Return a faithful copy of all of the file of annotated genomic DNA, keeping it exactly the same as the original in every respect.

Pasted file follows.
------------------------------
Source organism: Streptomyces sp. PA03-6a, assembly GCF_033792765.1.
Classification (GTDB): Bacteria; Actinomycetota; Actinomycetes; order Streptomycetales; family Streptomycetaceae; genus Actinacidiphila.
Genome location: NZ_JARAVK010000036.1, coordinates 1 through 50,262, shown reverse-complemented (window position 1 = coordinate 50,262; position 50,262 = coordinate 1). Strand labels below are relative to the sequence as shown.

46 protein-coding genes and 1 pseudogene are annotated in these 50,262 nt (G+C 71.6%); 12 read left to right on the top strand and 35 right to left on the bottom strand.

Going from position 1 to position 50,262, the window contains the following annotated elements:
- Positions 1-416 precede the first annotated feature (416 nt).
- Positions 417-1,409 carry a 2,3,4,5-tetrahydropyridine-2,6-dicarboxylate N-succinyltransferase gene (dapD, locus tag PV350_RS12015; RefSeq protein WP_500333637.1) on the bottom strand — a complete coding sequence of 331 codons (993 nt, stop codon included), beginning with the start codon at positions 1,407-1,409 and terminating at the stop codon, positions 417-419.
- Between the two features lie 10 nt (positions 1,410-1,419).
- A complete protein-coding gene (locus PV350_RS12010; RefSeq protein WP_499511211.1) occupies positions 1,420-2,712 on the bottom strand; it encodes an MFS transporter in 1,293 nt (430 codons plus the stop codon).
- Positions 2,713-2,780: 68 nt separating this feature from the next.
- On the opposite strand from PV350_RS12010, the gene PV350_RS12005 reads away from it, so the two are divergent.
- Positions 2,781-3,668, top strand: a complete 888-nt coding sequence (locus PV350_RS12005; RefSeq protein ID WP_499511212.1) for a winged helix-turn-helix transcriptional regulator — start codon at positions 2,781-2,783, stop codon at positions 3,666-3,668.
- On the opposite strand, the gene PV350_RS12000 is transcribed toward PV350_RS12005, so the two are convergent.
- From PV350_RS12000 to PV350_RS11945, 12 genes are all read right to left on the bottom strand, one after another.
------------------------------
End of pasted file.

Source organism: Streptomyces sp. PA03-6a, assembly GCF_033792765.1.
Classification (GTDB): Bacteria; Actinomycetota; Actinomycetes; order Streptomycetales; family Streptomycetaceae; genus Actinacidiphila.
Genome location: NZ_JARAVK010000036.1, coordinates 1 through 50,262, shown reverse-complemented (window position 1 = coordinate 50,262; position 50,262 = coordinate 1). Strand labels below are relative to the sequence as shown.

46 protein-coding genes and 1 pseudogene are annotated in these 50,262 nt (G+C 71.6%); 12 read left to right on the top strand and 35 right to left on the bottom strand.

Going from position 1 to position 50,262, the window contains the following annotated elements:
- Positions 1-416 precede the first annotated feature (416 nt).
- Positions 417-1,409 carry a 2,3,4,5-tetrahydropyridine-2,6-dicarboxylate N-succinyltransferase gene (dapD, locus tag PV350_RS12015; RefSeq protein WP_500333637.1) on the bottom strand — a complete coding sequence of 331 codons (993 nt, stop codon included), beginning with the start codon at positions 1,407-1,409 and terminating at the stop codon, positions 417-419.
- Between the two features lie 10 nt (positions 1,410-1,419).
- A complete protein-coding gene (locus PV350_RS12010; RefSeq protein WP_499511211.1) occupies positions 1,420-2,712 on the bottom strand; it encodes an MFS transporter in 1,293 nt (430 codons plus the stop codon).
- Positions 2,713-2,780: 68 nt separating this feature from the next.
- On the opposite strand from PV350_RS12010, the gene PV350_RS12005 reads away from it, so the two are divergent.
- Positions 2,781-3,668, top strand: a complete 888-nt coding sequence (locus PV350_RS12005; RefSeq protein ID WP_499511212.1) for a winged helix-turn-helix transcriptional regulator — start codon at positions 2,781-2,783, stop codon at positions 3,666-3,668.
- On the opposite strand, the gene PV350_RS12000 is transcribed toward PV350_RS12005, so the two are convergent.
- From PV350_RS12000 to PV350_RS11945, 12 genes are all read right to left on the bottom strand, one after another.